Hardcover ISBN: 9780804755405
Ebook ISBN: 9780804769761
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This book provides an in-depth investigation of the link between human capital and economic growth. The authors take an innovative approach, examining the determinants of economic growth through a historical overview of the concept of human capital.
The text fosters a deep understanding of the connection between human capital and economic growth through the exploration of different theoretical approaches, a review of the literature, and the application of nonlinear estimation techniques to a comprehensive data set. The authors discuss nonparametric econometric techniques and their application to estimating nonlinearities—which has emerged as one of the most salient features of empirical work in modeling the human capital-growth relationship, and the process of economic growth in general.
By delving into the topic from theoretical and empirical standpoints, this book offers an insightful new view that will be extremely useful for scholars, students, and policy makers.
About the authors
Andreas Savvides is a Professor in the Department of Economics and Legal Studies at Oklahoma State University. Thanasis Stengos is a Professor of Economics at the University of Guelph.
"The authors provide an in-depth investigation of the link between human capital and economic growth. They take an innovative approach, examining the determinants of economic growth through a historical overview of the concept of human capital."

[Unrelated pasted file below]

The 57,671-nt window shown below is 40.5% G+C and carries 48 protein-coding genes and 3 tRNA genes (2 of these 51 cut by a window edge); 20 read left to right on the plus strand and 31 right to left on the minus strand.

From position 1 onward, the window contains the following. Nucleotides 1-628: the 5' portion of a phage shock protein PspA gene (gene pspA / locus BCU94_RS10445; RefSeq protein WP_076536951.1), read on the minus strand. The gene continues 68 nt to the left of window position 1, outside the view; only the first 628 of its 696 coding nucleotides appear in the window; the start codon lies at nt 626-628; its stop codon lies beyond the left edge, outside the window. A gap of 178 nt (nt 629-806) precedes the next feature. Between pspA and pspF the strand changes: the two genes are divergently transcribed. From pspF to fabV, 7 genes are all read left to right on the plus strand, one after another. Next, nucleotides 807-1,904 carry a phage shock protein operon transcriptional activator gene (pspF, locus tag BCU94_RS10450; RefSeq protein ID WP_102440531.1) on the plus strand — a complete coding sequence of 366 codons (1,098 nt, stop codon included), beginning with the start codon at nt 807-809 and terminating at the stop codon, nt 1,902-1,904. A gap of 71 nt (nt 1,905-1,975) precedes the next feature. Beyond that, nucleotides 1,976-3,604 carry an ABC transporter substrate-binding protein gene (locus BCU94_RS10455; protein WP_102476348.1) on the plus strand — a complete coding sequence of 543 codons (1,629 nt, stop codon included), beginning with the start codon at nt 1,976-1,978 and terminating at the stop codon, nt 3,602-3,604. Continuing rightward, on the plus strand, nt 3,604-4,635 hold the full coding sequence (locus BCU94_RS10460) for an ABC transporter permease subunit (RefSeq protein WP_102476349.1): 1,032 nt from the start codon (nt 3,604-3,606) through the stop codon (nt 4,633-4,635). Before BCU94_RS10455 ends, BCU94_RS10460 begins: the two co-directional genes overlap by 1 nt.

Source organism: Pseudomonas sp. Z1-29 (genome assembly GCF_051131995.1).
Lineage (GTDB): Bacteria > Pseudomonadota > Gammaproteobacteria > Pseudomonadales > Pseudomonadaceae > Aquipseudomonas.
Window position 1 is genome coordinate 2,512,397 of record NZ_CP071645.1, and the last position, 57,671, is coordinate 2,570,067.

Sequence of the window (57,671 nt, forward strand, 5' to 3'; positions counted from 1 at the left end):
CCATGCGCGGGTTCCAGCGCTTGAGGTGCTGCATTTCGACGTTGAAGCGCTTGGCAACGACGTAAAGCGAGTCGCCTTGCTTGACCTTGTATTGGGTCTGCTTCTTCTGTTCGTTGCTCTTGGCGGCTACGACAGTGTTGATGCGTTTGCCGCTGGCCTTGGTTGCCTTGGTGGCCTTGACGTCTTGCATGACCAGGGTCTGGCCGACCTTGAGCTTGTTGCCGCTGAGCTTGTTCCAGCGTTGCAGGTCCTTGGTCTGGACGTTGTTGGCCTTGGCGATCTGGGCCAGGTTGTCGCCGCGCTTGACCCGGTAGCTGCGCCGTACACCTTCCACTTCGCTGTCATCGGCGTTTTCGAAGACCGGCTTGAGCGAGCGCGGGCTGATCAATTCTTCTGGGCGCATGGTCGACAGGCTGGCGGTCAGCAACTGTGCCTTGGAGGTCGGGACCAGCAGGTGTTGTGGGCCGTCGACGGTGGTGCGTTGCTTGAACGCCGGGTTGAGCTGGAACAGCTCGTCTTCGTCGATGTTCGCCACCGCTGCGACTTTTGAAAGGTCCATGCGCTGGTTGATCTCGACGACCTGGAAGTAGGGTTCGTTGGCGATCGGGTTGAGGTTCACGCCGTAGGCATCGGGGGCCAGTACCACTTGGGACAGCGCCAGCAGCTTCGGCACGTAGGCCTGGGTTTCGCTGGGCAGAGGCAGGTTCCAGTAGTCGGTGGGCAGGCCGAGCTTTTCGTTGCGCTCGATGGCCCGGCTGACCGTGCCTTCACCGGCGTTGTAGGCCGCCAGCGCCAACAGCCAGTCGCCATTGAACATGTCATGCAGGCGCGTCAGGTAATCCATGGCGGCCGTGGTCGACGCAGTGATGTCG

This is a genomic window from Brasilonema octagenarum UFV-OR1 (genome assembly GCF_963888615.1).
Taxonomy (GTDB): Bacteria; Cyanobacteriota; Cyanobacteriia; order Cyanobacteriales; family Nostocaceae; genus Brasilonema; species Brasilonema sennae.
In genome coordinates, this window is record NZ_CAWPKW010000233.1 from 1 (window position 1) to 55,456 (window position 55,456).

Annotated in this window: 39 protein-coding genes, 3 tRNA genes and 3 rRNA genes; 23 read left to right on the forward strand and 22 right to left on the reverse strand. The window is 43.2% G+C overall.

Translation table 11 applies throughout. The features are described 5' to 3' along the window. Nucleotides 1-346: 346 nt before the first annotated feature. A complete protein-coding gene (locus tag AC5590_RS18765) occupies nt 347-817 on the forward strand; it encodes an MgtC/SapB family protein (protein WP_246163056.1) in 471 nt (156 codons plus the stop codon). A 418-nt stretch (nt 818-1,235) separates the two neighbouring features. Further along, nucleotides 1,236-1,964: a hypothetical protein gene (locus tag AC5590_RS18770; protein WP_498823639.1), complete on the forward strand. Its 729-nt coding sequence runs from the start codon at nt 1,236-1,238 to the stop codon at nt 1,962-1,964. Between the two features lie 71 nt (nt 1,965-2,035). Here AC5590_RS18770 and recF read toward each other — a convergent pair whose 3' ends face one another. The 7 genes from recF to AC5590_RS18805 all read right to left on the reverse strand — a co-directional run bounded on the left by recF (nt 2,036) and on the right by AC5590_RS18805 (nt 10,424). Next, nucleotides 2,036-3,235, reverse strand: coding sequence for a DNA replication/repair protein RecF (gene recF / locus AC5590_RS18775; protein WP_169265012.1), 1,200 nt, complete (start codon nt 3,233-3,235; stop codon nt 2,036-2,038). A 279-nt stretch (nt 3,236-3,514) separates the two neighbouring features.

—Abstracts of Public Administration, Development, and Environment
"This book imparts a deep understanding of the nexus between human capital and aggregate economic growth. By studying this book, you will have not only acquired the specific human capital knowledge to participate in the literature on human capital and growth, but will also have acquired general human capital knowledge that will improve your productivity in other economic areas."
—Merwan H. Engineer, University of Victoria
"The authors are excellent writers and experts on the topics they cover in this volume. They use an array of results to make the case that, indeed, human capital affects growth in a highly nonlinear way. There is nothing that is as extensive on the issue of human capital and economic growth as this book."
—Chris Papageorgiou, Research Department of the International Monetary Fund